In my 44 years in the industry, I don’t think any issue has raised as many questions, caused companies to scratch their heads or raised the level of angst more than the issue of the dreaded Field Alert Report (FAR). Well now – and finally – the FDA has issued a Q&A document that answers many of those head- scratching questions.
Very seldom do we see a notice of recall that relates to a change in the manufacture or processing of the Active Pharmaceutical Ingredient (API), but that is what appears to have happened in this instance. The FDA announcement states:
The U.S. Food and Drug Administration is alerting health care professionals and patients of a voluntary recall of several drug products containing the active ingredient valsartan,
“Part 111 (21 CFR part 111) establishes the minimum Current Good Manufacturing Practice (CGMP) necessary for activities related to manufacturing, packaging, labeling, or holding dietary supplements to ensure the quality of the dietary supplement.” 21 CFR 111.75(a)(1) of these regulations provides a process whereby a dietary supplement manufacturer can petition the Agency for an exemption for 100% identity testing for dietary ingredients.
Over a decade ago, the FDA issued a final report on Pharmaceutical Quality for the Twenty-First Century. As time moved forward, this led to the FDA’s Center for Drug Evaluation and Research through the creation of the Office of Pharmaceutical Quality, to launch “FDA Pharmaceutical Quality Oversight: One Quality Voice” (here),
Late yesterday, Dr. Douglas Throckmorton, Deputy Center Director for Regulatory Programs in FDA’s Center for Drug Evaluation and Research, issued a statement on the FDA’s ongoing efforts in the area of drug shortages. Based on our post yesterday (here), which outlined the FDA’s new report on drug shortages for 2017, we felt it was necessary to provide a link to Dr.
Those of us who were around in the Regulatory Affairs field during the late 90s probably remember the glory days of ESD, EVA, and CDOC, following the years of page-stamping in hallways that resembled assembly lines. Then came EVA, which was part of a system called the Electronic Submission Program, which was in turn, part of a larger strategy for electronic regulatory submission and review at the FDA.
The Report on Drug Shortages for Calendar Year 2017 (here), which is required by Section 506C-1 of the Federal Food, Drug and Cosmetic Act, issued last Thursday, and describes some real progress in the drug shortage arena.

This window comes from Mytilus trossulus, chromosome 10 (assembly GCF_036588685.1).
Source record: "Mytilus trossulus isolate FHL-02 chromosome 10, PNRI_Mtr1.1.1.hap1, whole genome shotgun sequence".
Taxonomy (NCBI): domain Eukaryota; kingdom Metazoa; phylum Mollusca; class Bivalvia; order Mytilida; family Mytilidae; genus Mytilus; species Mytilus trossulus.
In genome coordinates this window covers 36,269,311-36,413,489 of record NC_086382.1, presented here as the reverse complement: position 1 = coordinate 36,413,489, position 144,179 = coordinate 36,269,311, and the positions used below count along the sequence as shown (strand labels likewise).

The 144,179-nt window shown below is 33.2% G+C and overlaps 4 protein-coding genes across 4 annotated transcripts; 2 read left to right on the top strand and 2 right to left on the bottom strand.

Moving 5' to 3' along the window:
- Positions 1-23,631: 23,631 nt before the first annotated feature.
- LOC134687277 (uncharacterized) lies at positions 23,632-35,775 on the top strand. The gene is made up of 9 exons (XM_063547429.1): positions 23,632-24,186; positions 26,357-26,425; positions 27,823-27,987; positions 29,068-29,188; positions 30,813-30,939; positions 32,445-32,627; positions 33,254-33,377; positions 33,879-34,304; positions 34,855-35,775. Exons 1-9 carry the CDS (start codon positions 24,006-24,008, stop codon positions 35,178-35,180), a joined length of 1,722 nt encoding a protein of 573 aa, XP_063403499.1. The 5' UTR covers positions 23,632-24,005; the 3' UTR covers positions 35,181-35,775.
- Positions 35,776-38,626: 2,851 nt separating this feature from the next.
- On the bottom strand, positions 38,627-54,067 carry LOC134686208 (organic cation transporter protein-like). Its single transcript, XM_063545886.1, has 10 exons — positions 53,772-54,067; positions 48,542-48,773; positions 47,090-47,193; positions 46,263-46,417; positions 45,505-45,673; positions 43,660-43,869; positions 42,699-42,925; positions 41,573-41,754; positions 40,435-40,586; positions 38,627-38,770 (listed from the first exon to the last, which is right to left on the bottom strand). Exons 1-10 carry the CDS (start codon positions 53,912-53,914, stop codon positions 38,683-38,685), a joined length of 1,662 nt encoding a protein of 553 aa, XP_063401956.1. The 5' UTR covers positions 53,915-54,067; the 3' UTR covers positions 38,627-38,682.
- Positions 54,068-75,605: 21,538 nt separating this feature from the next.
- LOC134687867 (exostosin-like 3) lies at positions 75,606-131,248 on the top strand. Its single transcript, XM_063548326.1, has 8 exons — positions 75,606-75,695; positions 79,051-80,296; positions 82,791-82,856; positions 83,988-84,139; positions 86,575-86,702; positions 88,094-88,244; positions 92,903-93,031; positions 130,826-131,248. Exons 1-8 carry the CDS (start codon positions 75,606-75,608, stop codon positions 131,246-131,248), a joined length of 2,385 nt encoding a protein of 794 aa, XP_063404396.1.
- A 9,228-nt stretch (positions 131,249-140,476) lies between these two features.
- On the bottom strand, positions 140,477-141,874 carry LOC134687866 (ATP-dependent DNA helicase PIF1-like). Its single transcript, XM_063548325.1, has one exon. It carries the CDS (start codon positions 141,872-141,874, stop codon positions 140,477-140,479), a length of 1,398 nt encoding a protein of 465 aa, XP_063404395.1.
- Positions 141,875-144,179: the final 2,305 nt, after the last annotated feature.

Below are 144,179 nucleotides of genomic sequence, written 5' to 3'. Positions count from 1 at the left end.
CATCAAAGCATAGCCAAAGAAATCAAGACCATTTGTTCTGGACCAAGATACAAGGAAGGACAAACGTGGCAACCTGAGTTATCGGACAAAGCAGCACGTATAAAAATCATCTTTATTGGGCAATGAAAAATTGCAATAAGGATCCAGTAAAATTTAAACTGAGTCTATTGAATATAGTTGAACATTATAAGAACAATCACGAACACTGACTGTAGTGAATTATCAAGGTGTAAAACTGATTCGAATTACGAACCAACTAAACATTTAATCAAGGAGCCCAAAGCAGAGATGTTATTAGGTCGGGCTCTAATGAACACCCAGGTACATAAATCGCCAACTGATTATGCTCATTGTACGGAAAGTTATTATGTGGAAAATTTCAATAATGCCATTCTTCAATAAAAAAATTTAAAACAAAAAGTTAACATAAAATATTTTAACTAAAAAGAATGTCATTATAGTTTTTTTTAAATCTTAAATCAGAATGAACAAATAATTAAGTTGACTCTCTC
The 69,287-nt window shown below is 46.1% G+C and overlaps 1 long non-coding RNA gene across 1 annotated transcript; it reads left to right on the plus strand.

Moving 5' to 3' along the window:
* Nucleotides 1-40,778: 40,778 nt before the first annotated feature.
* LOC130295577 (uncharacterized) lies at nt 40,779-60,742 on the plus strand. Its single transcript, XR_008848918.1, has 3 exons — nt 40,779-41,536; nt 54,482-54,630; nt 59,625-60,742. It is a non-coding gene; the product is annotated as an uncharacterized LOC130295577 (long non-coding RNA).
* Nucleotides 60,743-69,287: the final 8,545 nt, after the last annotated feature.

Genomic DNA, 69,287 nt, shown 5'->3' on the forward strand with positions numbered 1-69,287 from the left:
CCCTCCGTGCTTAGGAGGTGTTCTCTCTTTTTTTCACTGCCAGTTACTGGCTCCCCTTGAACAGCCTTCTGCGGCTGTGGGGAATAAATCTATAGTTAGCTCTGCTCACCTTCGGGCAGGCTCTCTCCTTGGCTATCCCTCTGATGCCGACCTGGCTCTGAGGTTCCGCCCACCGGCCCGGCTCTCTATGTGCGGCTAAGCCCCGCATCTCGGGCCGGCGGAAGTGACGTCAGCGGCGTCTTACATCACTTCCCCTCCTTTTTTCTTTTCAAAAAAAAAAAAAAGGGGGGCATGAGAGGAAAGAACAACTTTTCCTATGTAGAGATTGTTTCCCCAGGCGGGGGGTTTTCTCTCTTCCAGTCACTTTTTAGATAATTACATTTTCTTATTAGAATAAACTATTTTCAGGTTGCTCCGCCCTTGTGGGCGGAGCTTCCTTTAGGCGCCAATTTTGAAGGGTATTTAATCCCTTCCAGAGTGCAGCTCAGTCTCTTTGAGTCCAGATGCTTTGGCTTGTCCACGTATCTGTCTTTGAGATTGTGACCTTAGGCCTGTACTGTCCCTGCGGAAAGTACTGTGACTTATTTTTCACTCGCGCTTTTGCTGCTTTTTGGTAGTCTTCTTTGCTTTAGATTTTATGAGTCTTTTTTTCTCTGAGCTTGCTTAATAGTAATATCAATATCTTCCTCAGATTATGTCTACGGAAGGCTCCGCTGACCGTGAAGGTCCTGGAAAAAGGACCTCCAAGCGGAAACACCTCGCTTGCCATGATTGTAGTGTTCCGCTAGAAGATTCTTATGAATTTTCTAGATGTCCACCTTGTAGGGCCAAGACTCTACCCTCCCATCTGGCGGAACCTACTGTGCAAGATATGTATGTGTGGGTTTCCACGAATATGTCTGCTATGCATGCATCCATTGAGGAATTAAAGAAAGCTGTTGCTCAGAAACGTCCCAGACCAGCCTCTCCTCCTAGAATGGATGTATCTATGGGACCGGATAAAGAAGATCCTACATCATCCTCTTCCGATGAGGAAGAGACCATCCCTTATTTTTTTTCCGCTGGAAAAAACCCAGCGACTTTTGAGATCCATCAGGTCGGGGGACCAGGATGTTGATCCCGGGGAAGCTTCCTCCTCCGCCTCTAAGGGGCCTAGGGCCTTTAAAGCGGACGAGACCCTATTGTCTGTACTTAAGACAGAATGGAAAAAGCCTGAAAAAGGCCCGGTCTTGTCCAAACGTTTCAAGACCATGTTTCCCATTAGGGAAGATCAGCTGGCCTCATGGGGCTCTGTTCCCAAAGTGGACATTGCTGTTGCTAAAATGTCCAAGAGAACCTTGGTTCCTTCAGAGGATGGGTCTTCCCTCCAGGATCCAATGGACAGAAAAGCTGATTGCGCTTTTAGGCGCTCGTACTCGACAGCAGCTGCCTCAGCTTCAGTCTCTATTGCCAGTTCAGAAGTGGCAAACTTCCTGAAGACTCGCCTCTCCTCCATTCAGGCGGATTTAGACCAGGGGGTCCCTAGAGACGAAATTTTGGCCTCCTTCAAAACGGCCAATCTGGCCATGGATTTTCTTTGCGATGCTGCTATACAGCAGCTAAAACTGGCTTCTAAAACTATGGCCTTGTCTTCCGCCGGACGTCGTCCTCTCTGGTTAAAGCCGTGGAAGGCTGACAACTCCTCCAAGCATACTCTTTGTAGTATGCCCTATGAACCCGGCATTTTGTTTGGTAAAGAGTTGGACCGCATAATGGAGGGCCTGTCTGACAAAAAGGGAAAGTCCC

The report notes that “][d]uring 2017, FDA helped prevent 145 potential new shortages,
Janet Woodcock, M.D., Director of the FDA’s Center for Drug Evaluation and Research recently proposed changes to CDER’s new drug regulatory program. The proposals (here) include regulatory and review process changes, as well as organizational restructuring. The drive behind these changes are to free up resources so that the reviewers have more time to focus on drug development.
This formal ICH Guidance document (here) describes the entire post-approval lifecycle management of changes that are to be made after initial approval of a regulatory submission.
The document is quite comprehensive but, as always, because of inherent differences in the various regulatory authorities, there are limitations to its universal application.
During 2017, the USP issued a Stimuli article for a proposed new chapter, titled “The Analytical Procedure Lifecyle <1220>”, which incorporates the concept of Quality By Design (QbD) and the principles of ICH Q8-R2, Q9, and Q10 for the development and management of analytical test procedures.
There are three lifecycle phases:
- Procedure Design and Development
- Procedure Performance Qualification
- Continuous Procedure Performance Verification
A cornerstone of the design and development phase is the establishment of the Analytical Target Profile (ATP).
Earlier last week, the U.S. FDA released its final guidance document, “Bioanalytical Method Validation.” This is great news as the bioanalytical industry has been waiting for the draft guidance (issued September 2013) to be finalized. For all bioanalytical laboratories that were following the previously issued final guidance, “Bioanalytical Method Validation” issued in May 2001, or the draft guidance,
Since its appearance in August 2007, the Guidance for Industry, ICH Q7A Good Manufacturing Practice Guidance for Active Pharmaceutical Ingredients has stood the test of time in providing clear and practical guidance to the pharmaceutical industry, as described in the guidance’s original objective, “provide guidance regarding good manufacturing practice (GMP) for the manufacturing of active pharmaceutical ingredients (APIs) under an appropriate system for managing quality”.
Today, FDA published guidance titled “Good Manufacturing Practice Guidance for Active Pharmaceutical Ingredients – Questions and Answers.” FDA explains that, since ICH Q7 has published, there have been many questions raised by firms, both domestic and international, requesting clarification on issues raised in the ICH document.
The Q&A document referenced above responds to those questions.
On April 18, 2018, the FDA issued a revised draft guidance on Metered Dose Inhalers and Dry Powder Inhalers titled “Metered Dose Inhaler (MDI) and Dry Powder Inhaler (DPI) Products – Quality Considerations Guidance for Industry”. The original guidance was published November 13, 1998. The revision spans some 50 pages of discussion about critical quality attributes,
Today, the AAM is providing written testimony to the Committee on Energy and Commerce Subcommittee on Health addressing Combating the Opioid Crisis: Prevention and Public Health Solutions, the full text of which can be accessed through the AAM website (here ).
The testimony addresses the following major points.
- It is critical that we combat the misuse of prescription medication while maintaining legitimate,